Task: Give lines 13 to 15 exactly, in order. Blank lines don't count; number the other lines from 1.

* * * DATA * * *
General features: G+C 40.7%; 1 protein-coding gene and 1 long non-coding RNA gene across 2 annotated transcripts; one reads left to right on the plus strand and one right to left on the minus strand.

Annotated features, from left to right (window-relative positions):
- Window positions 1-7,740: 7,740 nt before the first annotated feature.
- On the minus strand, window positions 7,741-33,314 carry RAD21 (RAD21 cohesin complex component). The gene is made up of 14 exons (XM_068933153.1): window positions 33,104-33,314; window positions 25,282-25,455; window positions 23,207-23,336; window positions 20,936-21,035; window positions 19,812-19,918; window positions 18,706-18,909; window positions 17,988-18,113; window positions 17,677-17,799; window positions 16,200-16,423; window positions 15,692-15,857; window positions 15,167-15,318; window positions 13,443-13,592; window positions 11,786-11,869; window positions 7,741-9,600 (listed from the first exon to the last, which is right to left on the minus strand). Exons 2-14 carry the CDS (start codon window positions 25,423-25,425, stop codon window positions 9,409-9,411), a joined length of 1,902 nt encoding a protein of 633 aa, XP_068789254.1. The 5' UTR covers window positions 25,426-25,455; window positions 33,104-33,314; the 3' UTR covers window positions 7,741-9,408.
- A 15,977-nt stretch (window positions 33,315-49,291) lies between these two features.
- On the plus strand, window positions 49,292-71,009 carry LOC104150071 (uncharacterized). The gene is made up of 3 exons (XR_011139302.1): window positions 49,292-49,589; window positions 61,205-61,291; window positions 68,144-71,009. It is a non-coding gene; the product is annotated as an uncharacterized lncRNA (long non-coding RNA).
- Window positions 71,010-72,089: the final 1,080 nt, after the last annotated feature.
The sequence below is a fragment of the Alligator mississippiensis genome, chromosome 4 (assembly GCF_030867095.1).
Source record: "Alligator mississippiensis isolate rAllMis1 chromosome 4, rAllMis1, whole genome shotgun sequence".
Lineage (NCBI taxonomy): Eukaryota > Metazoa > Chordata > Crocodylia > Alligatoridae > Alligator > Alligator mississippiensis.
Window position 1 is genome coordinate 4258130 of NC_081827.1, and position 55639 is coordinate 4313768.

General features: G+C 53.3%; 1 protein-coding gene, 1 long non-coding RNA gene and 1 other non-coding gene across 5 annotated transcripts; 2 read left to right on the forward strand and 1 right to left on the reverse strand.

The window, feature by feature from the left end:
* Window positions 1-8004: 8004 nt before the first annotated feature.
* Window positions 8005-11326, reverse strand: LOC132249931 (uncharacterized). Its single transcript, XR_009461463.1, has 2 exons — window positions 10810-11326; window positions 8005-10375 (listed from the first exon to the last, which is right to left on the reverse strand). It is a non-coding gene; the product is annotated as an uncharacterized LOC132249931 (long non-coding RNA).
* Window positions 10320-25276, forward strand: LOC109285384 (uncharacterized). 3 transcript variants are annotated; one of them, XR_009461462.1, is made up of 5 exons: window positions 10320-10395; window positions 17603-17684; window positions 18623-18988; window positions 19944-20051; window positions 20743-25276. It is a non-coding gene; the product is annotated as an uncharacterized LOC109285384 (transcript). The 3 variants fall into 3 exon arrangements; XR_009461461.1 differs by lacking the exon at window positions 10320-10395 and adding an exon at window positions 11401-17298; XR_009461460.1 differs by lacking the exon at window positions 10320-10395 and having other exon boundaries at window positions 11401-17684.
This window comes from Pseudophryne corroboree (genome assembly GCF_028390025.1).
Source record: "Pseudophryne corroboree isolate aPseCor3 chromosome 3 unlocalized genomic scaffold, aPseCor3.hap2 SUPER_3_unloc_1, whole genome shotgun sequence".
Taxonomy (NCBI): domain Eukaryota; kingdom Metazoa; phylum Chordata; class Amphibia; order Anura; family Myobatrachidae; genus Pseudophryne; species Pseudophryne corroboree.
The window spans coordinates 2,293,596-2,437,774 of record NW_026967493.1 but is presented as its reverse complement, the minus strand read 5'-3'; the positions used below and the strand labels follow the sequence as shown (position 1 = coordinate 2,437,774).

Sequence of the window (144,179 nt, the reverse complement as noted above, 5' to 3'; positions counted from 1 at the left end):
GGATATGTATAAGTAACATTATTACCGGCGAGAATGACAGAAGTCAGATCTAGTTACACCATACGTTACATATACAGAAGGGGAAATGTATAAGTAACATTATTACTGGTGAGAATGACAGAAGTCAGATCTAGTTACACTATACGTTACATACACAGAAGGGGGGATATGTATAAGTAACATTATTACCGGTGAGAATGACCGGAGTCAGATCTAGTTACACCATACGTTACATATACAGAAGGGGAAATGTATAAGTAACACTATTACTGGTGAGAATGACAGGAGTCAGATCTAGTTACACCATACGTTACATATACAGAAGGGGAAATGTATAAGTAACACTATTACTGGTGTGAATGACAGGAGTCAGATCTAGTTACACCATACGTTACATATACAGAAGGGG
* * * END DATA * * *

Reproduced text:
The window, feature by feature from the left end:
* Window positions 1-8004: 8004 nt before the first annotated feature.
* Window positions 8005-11326, reverse strand: LOC132249931 (uncharacterized). Its single transcript, XR_009461463.1, has 2 exons — window positions 10810-11326; window positions 8005-10375 (listed from the first exon to the last, which is right to left on the reverse strand). It is a non-coding gene; the product is annotated as an uncharacterized LOC132249931 (long non-coding RNA).